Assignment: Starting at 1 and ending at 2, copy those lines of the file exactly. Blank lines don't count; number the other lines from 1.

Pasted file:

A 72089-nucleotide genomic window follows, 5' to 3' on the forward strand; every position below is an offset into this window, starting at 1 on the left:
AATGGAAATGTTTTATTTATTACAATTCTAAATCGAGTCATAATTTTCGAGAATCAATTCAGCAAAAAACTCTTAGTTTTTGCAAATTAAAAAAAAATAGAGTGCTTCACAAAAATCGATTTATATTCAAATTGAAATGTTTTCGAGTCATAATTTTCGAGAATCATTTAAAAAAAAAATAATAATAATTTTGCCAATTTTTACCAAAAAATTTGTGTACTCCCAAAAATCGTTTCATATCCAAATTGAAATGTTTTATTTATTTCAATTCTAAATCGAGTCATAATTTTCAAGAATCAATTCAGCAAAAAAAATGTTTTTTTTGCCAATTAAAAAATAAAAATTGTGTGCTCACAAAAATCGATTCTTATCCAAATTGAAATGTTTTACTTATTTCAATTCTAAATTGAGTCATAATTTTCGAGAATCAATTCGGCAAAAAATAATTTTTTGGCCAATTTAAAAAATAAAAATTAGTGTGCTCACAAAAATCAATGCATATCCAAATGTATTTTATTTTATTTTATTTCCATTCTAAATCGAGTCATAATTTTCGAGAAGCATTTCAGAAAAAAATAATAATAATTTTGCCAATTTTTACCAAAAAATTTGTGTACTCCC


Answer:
A 72089-nucleotide genomic window follows, 5' to 3' on the forward strand; every position below is an offset into this window, starting at 1 on the left:
AATGGAAATGTTTTATTTATTACAATTCTAAATCGAGTCATAATTTTCGAGAATCAATTCAGCAAAAAACTCTTAGTTTTTGCAAATTAAAAAAAAATAGAGTGCTTCACAAAAATCGATTTATATTCAAATTGAAATGTTTTCGAGTCATAATTTTCGAGAATCATTTAAAAAAAAAATAATAATAATTTTGCCAATTTTTACCAAAAAATTTGTGTACTCCCAAAAATCGTTTCATATCCAAATTGAAATGTTTTATTTATTTCAATTCTAAATCGAGTCATAATTTTCAAGAATCAATTCAGCAAAAAAAATGTTTTTTTTGCCAATTAAAAAATAAAAATTGTGTGCTCACAAAAATCGATTCTTATCCAAATTGAAATGTTTTACTTATTTCAATTCTAAATTGAGTCATAATTTTCGAGAATCAATTCGGCAAAAAATAATTTTTTGGCCAATTTAAAAAATAAAAATTAGTGTGCTCACAAAAATCAATGCATATCCAAATGTATTTTATTTTATTTTATTTCCATTCTAAATCGAGTCATAATTTTCGAGAAGCATTTCAGAAAAAAATAATAATAATTTTGCCAATTTTTACCAAAAAATTTGTGTACTCCC